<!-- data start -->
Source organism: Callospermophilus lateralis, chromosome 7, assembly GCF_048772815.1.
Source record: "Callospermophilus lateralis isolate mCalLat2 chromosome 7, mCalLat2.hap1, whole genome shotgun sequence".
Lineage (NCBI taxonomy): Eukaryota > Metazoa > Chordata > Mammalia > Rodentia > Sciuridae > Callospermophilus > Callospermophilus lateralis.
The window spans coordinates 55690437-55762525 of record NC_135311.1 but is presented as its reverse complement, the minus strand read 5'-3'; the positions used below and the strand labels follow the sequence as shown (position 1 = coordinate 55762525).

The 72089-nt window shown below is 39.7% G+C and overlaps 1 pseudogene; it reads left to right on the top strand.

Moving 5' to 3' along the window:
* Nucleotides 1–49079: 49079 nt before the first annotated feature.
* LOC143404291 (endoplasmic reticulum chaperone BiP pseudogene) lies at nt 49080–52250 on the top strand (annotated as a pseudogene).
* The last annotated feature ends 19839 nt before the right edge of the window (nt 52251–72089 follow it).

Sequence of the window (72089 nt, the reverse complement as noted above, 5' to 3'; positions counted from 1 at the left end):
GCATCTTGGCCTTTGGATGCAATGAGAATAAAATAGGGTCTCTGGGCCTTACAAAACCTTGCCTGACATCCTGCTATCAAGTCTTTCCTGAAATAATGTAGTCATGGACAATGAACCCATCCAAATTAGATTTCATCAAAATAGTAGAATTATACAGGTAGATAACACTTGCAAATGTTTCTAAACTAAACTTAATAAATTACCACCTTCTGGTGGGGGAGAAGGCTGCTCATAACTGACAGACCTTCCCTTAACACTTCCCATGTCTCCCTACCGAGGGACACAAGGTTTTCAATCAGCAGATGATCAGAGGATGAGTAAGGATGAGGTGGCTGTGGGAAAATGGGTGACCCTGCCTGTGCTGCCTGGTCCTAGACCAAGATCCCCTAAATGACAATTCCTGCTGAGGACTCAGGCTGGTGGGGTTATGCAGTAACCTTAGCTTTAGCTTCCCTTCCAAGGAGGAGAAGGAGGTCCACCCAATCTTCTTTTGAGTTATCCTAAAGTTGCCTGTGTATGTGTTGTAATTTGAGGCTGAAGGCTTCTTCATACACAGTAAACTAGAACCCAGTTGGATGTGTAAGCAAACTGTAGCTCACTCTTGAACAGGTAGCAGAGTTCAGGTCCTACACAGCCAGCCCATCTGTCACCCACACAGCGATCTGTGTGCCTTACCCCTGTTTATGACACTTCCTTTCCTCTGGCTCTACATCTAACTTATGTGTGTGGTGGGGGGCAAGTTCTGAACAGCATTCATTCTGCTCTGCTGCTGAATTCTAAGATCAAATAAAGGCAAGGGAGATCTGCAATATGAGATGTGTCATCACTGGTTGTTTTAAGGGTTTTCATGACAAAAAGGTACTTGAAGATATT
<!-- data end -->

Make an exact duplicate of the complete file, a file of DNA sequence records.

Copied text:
Source organism: Callospermophilus lateralis, chromosome 7, assembly GCF_048772815.1.
Source record: "Callospermophilus lateralis isolate mCalLat2 chromosome 7, mCalLat2.hap1, whole genome shotgun sequence".
Lineage (NCBI taxonomy): Eukaryota > Metazoa > Chordata > Mammalia > Rodentia > Sciuridae > Callospermophilus > Callospermophilus lateralis.
The window spans coordinates 55690437-55762525 of record NC_135311.1 but is presented as its reverse complement, the minus strand read 5'-3'; the positions used below and the strand labels follow the sequence as shown (position 1 = coordinate 55762525).

The 72089-nt window shown below is 39.7% G+C and overlaps 1 pseudogene; it reads left to right on the top strand.

Moving 5' to 3' along the window:
* Nucleotides 1–49079: 49079 nt before the first annotated feature.
* LOC143404291 (endoplasmic reticulum chaperone BiP pseudogene) lies at nt 49080–52250 on the top strand (annotated as a pseudogene).
* The last annotated feature ends 19839 nt before the right edge of the window (nt 52251–72089 follow it).

Sequence of the window (72089 nt, the reverse complement as noted above, 5' to 3'; positions counted from 1 at the left end):
GCATCTTGGCCTTTGGATGCAATGAGAATAAAATAGGGTCTCTGGGCCTTACAAAACCTTGCCTGACATCCTGCTATCAAGTCTTTCCTGAAATAATGTAGTCATGGACAATGAACCCATCCAAATTAGATTTCATCAAAATAGTAGAATTATACAGGTAGATAACACTTGCAAATGTTTCTAAACTAAACTTAATAAATTACCACCTTCTGGTGGGGGAGAAGGCTGCTCATAACTGACAGACCTTCCCTTAACACTTCCCATGTCTCCCTACCGAGGGACACAAGGTTTTCAATCAGCAGATGATCAGAGGATGAGTAAGGATGAGGTGGCTGTGGGAAAATGGGTGACCCTGCCTGTGCTGCCTGGTCCTAGACCAAGATCCCCTAAATGACAATTCCTGCTGAGGACTCAGGCTGGTGGGGTTATGCAGTAACCTTAGCTTTAGCTTCCCTTCCAAGGAGGAGAAGGAGGTCCACCCAATCTTCTTTTGAGTTATCCTAAAGTTGCCTGTGTATGTGTTGTAATTTGAGGCTGAAGGCTTCTTCATACACAGTAAACTAGAACCCAGTTGGATGTGTAAGCAAACTGTAGCTCACTCTTGAACAGGTAGCAGAGTTCAGGTCCTACACAGCCAGCCCATCTGTCACCCACACAGCGATCTGTGTGCCTTACCCCTGTTTATGACACTTCCTTTCCTCTGGCTCTACATCTAACTTATGTGTGTGGTGGGGGGCAAGTTCTGAACAGCATTCATTCTGCTCTGCTGCTGAATTCTAAGATCAAATAAAGGCAAGGGAGATCTGCAATATGAGATGTGTCATCACTGGTTGTTTTAAGGGTTTTCATGACAAAAAGGTACTTGAAGATATT